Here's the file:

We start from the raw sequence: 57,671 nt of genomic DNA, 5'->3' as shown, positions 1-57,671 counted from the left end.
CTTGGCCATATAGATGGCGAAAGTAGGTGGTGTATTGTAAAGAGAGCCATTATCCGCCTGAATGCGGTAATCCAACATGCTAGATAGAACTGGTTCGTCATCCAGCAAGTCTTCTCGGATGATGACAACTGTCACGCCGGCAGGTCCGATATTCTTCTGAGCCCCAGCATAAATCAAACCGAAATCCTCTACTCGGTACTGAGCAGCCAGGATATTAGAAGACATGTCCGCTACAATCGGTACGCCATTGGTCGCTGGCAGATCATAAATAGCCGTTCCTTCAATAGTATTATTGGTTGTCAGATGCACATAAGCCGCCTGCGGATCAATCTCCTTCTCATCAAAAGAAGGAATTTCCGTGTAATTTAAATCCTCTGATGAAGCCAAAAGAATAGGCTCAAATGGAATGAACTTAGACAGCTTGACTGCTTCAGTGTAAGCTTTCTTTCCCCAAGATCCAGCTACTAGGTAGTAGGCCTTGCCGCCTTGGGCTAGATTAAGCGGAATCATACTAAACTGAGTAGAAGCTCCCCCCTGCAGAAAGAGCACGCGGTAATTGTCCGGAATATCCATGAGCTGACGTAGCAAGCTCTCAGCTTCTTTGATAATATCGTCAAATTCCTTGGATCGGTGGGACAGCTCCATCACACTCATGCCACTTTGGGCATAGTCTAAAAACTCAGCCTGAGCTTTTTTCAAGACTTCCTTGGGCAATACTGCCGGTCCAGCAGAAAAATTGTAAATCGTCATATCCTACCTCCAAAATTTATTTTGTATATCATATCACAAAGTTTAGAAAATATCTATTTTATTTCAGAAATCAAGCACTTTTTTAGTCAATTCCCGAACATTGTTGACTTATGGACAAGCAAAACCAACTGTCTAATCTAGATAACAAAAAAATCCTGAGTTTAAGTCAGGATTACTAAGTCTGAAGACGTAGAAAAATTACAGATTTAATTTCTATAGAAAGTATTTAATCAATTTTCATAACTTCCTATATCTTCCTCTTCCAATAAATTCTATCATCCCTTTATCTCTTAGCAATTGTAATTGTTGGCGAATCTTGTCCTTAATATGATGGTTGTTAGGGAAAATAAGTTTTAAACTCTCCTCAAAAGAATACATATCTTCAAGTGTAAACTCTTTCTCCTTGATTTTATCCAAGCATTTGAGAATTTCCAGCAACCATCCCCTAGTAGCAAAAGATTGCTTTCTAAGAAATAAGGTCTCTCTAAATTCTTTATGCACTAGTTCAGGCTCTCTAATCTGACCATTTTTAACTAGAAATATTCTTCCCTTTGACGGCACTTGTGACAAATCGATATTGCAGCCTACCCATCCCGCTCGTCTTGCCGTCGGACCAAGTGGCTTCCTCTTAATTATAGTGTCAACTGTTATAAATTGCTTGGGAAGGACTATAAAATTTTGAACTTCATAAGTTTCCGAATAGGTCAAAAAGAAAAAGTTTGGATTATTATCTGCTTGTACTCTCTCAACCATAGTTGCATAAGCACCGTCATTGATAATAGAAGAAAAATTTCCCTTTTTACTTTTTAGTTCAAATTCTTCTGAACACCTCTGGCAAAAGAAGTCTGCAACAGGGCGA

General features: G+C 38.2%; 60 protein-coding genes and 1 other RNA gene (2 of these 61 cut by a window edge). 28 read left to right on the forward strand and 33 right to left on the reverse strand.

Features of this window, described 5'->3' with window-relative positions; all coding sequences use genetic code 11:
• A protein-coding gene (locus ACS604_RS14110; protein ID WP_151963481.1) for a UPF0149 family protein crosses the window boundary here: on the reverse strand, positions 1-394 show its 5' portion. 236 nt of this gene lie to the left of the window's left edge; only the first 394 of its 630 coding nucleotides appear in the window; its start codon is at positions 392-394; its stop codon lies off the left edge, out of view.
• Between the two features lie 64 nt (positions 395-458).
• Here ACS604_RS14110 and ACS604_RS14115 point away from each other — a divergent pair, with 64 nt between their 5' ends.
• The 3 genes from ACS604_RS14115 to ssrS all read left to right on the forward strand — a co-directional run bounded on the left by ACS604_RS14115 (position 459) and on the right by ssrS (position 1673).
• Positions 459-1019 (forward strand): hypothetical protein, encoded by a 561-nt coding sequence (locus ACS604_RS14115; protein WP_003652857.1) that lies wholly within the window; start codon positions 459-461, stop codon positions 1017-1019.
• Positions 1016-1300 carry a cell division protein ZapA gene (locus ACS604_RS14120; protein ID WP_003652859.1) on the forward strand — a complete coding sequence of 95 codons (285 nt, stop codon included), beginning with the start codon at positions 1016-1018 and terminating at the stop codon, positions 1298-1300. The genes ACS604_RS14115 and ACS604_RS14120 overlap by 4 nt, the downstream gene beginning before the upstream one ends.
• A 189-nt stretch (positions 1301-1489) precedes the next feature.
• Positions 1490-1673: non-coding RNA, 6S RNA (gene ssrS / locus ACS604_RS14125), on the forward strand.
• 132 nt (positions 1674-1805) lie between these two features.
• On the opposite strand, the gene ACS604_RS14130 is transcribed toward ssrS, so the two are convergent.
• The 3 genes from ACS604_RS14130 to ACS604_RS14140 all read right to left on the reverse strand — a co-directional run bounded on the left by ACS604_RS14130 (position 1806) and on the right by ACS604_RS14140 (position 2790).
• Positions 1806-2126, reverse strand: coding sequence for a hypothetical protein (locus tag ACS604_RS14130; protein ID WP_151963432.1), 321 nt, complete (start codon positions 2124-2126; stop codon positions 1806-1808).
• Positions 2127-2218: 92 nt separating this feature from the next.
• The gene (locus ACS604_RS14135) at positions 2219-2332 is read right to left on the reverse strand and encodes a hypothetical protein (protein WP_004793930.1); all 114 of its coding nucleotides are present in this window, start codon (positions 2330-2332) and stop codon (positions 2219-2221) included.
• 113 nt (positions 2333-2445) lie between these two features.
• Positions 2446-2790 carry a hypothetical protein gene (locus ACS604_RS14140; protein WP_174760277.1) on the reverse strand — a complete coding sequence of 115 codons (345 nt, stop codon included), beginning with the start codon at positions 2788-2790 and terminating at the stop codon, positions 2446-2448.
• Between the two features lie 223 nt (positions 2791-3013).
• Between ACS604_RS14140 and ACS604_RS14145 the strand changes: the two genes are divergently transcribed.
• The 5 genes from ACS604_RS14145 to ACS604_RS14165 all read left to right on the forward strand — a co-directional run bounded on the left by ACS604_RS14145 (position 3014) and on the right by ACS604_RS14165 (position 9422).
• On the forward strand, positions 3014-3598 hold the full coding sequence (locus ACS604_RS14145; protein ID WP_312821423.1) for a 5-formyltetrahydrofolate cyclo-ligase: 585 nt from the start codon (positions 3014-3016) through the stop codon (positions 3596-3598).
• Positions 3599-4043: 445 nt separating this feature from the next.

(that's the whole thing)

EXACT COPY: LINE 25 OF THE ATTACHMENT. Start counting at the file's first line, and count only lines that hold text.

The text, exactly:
• Positions 3599-4043: 445 nt separating this feature from the next.